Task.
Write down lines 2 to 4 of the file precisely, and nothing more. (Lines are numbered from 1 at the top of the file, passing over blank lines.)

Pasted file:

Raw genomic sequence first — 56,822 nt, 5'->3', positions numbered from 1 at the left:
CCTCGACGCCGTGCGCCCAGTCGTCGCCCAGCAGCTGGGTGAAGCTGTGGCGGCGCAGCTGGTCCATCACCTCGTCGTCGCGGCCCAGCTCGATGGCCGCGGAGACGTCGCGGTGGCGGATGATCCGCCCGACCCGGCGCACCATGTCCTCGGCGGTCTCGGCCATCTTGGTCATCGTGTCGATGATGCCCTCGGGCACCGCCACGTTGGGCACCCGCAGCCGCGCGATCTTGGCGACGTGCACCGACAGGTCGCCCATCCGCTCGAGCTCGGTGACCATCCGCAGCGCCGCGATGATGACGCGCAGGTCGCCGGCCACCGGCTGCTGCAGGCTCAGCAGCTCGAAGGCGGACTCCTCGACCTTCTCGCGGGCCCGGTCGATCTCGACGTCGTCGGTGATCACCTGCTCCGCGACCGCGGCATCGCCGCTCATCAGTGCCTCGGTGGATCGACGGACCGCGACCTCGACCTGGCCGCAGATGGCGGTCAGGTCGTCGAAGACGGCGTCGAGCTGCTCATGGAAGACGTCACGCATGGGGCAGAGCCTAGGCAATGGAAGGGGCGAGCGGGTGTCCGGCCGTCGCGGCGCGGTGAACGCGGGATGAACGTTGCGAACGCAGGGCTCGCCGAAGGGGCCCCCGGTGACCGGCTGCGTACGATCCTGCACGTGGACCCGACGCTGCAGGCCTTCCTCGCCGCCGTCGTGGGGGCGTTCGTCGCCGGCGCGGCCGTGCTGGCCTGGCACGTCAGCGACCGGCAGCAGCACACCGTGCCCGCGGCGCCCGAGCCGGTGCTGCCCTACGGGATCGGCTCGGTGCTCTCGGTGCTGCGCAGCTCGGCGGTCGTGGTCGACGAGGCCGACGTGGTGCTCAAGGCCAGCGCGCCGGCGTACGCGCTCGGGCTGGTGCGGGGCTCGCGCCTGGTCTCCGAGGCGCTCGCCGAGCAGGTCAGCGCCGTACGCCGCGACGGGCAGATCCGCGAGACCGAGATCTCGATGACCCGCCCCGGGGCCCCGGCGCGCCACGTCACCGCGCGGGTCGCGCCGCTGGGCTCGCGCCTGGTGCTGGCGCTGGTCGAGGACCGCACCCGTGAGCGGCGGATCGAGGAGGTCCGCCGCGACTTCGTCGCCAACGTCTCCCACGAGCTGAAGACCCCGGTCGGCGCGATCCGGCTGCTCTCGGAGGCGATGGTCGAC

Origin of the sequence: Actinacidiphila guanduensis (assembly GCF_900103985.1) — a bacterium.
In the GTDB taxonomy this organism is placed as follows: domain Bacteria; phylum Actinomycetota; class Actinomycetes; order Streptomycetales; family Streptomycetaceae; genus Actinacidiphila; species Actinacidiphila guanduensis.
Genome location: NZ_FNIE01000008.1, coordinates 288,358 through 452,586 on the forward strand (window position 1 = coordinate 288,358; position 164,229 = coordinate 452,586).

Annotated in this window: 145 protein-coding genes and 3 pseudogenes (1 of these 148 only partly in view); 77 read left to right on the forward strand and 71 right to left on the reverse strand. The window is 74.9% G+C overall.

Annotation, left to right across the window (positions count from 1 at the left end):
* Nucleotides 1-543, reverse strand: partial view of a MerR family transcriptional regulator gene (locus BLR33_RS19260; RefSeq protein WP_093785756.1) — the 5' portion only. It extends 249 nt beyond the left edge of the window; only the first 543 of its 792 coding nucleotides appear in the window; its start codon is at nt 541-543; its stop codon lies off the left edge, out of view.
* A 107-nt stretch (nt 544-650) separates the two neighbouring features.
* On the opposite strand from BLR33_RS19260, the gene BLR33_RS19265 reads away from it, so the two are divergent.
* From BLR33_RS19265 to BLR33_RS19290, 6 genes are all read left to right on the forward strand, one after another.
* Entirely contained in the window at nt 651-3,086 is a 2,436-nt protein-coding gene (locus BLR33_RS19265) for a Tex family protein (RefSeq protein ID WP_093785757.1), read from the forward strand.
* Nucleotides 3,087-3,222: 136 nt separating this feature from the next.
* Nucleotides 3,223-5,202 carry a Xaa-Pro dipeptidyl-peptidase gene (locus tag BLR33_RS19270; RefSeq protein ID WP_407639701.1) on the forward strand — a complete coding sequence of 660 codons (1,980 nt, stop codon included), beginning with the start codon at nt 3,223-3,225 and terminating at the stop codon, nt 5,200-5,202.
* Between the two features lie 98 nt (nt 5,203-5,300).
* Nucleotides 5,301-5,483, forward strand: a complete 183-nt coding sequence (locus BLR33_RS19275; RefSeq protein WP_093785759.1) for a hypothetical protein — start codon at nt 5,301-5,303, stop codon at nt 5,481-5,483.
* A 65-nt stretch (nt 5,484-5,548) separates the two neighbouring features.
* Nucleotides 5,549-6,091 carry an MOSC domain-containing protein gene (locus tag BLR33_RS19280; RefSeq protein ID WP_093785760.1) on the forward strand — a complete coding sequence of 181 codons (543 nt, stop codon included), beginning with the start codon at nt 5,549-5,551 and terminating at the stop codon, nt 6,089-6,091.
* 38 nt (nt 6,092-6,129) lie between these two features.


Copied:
CCTCGACGCCGTGCGCCCAGTCGTCGCCCAGCAGCTGGGTGAAGCTGTGGCGGCGCAGCTGGTCCATCACCTCGTCGTCGCGGCCCAGCTCGATGGCCGCGGAGACGTCGCGGTGGCGGATGATCCGCCCGACCCGGCGCACCATGTCCTCGGCGGTCTCGGCCATCTTGGTCATCGTGTCGATGATGCCCTCGGGCACCGCCACGTTGGGCACCCGCAGCCGCGCGATCTTGGCGACGTGCACCGACAGGTCGCCCATCCGCTCGAGCTCGGTGACCATCCGCAGCGCCGCGATGATGACGCGCAGGTCGCCGGCCACCGGCTGCTGCAGGCTCAGCAGCTCGAAGGCGGACTCCTCGACCTTCTCGCGGGCCCGGTCGATCTCGACGTCGTCGGTGATCACCTGCTCCGCGACCGCGGCATCGCCGCTCATCAGTGCCTCGGTGGATCGACGGACCGCGACCTCGACCTGGCCGCAGATGGCGGTCAGGTCGTCGAAGACGGCGTCGAGCTGCTCATGGAAGACGTCACGCATGGGGCAGAGCCTAGGCAATGGAAGGGGCGAGCGGGTGTCCGGCCGTCGCGGCGCGGTGAACGCGGGATGAACGTTGCGAACGCAGGGCTCGCCGAAGGGGCCCCCGGTGACCGGCTGCGTACGATCCTGCACGTGGACCCGACGCTGCAGGCCTTCCTCGCCGCCGTCGTGGGGGCGTTCGTCGCCGGCGCGGCCGTGCTGGCCTGGCACGTCAGCGACCGGCAGCAGCACACCGTGCCCGCGGCGCCCGAGCCGGTGCTGCCCTACGGGATCGGCTCGGTGCTCTCGGTGCTGCGCAGCTCGGCGGTCGTGGTCGACGAGGCCGACGTGGTGCTCAAGGCCAGCGCGCCGGCGTACGCGCTCGGGCTGGTGCGGGGCTCGCGCCTGGTCTCCGAGGCGCTCGCCGAGCAGGTCAGCGCCGTACGCCGCGACGGGCAGATCCGCGAGACCGAGATCTCGATGACCCGCCCCGGGGCCCCGGCGCGCCACGTCACCGCGCGGGTCGCGCCGCTGGGCTCGCGCCTGGTGCTGGCGCTGGTCGAGGACCGCACCCGTGAGCGGCGGATCGAGGAGGTCCGCCGCGACTTCGTCGCCAACGTCTCCCACGAGCTGAAGACCCCGGTCGGCGCGATCCGGCTGCTCTCGGAGGCGATGGTCGAC

Origin of the sequence: Actinacidiphila guanduensis (assembly GCF_900103985.1) — a bacterium.
In the GTDB taxonomy this organism is placed as follows: domain Bacteria; phylum Actinomycetota; class Actinomycetes; order Streptomycetales; family Streptomycetaceae; genus Actinacidiphila; species Actinacidiphila guanduensis.